The dhyāngro is a frame drum played by the jhakri (shamans) of Nepal—especially those of the Magars, the Kirati, and the Tamang—as well as by Tibetan Buddhist musicians.

Percussion instrument
Classification Frame drum
Hornbostel–Sachs classification211.32
(Directly struck membranophone)

The dhyāngro may be either single- or double-headed. Double-headed drums are said to have a male side and a female side.[1] The drumhead, which is made from animal skin, is struck with a curved beater fashioned from cane.[2] The frame may also be equipped with jingles. Like the na drum of Tibet, but unlike most frame drums, the dhyāngro usually has a handle. The carving in the wooden handle of a dhyāngro may be quite intricate; owing to Buddhist influence, the handles of some drums are fashioned into a kīla.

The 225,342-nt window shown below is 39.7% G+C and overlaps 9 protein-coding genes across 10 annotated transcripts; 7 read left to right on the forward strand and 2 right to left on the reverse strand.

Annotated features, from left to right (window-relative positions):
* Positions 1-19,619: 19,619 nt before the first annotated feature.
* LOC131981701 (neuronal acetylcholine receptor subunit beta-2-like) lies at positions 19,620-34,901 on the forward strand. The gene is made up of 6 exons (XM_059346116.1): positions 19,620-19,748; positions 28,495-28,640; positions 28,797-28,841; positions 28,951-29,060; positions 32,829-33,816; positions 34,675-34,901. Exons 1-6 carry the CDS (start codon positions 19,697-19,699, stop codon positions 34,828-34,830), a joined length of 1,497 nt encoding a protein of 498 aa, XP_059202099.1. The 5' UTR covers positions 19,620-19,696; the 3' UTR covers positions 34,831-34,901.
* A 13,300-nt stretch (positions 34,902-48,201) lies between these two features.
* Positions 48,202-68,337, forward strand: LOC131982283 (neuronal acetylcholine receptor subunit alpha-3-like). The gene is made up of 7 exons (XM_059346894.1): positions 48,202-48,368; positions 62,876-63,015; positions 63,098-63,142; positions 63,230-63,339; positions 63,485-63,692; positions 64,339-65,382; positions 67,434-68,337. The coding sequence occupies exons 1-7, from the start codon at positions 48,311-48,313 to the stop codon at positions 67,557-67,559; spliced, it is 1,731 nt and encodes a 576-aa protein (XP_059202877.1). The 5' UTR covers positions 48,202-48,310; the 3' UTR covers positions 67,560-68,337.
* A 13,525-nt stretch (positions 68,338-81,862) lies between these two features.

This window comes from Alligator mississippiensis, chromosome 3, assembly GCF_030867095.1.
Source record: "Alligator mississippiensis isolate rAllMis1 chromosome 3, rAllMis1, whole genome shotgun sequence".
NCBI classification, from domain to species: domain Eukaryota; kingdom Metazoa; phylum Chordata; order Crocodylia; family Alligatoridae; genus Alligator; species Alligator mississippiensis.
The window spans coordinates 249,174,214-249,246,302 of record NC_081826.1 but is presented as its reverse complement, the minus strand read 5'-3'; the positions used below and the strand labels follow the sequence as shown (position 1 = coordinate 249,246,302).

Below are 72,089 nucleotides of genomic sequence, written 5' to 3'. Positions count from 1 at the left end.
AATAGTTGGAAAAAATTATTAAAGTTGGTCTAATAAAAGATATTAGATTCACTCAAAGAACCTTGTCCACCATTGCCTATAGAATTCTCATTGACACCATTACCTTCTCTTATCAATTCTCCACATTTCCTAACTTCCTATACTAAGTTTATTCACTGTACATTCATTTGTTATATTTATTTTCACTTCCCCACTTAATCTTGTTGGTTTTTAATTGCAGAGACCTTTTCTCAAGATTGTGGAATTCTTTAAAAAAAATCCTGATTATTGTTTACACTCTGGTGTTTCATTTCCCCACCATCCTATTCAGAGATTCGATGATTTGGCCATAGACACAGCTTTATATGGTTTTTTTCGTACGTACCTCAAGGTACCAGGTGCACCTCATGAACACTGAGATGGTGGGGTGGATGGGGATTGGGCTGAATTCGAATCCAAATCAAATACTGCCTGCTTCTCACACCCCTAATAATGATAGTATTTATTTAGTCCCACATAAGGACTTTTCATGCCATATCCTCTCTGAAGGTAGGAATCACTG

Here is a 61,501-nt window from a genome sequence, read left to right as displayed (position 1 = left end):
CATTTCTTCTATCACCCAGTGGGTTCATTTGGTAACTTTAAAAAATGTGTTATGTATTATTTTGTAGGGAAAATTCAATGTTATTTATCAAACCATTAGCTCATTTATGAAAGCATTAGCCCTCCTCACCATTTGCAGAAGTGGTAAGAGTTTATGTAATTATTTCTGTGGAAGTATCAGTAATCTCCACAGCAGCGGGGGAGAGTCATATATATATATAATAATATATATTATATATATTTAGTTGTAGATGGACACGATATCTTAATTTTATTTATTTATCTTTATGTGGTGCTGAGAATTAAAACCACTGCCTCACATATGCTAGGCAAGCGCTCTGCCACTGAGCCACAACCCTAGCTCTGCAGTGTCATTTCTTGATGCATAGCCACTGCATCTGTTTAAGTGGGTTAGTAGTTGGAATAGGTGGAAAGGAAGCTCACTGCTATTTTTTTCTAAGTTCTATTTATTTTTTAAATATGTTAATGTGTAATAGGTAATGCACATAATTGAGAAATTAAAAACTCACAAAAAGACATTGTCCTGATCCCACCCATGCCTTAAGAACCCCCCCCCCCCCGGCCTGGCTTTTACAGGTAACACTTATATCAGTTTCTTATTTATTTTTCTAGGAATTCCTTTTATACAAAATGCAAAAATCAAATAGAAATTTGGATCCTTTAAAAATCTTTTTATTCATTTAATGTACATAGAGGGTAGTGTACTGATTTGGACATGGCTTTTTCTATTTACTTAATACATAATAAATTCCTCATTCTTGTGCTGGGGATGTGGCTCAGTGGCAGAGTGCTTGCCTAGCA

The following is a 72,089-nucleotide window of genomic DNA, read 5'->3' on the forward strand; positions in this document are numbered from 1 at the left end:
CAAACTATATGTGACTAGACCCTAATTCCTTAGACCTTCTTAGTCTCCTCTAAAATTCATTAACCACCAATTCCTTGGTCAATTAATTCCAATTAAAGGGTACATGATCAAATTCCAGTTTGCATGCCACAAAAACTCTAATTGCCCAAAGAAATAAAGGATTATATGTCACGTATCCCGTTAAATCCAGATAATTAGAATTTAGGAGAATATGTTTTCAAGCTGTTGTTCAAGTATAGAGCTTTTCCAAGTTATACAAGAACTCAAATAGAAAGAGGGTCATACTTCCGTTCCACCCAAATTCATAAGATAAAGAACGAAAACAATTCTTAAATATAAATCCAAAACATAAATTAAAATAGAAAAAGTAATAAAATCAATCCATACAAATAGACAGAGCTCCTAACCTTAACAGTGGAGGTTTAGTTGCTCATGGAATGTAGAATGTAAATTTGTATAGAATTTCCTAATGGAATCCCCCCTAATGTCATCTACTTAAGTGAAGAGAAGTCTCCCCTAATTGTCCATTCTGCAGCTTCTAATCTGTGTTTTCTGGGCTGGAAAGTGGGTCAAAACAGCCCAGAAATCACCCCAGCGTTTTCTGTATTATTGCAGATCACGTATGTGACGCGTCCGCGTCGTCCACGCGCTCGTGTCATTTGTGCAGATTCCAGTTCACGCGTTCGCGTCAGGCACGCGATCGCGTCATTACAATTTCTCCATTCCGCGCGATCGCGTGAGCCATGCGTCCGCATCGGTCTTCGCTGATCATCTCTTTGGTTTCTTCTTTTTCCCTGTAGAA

Ceremonial use

In Nepal, a jhakri (shaman) plays the dhyāngro during traditional shamanic ceremonies.[1]

The drum is occasionally used in Tibetan Buddhist celebrations, as in an orchestra performing Buddhist music. For example: In Malaysia, such a performance greeted the seventh Ling Rinpoche when he visited the Tadika Than Hsiang Farlim and Child Care Centre on Penang Island.[3]

See also


  1. Bhola nath Banstola (2008). Breeze Wood, Nicholas (ed.). "Jhankri: The Shamans of Nepal" (PDF). Sacred Hoop (60). ISSN 1364-2219. Retrieved 12 August 2013.
  2. "Images from the Beede Gallery: Frame Drum (Dhyāngro), Nepal, Early 20th Century". National Music Museum. University of South Dakota. 2010. Retrieved 12 August 2013.
  3. "Visit by His Eminence the 7th Ling Rinpoche". Than Hsiang Temple. 31 December 2009. Retrieved 12 August 2013.

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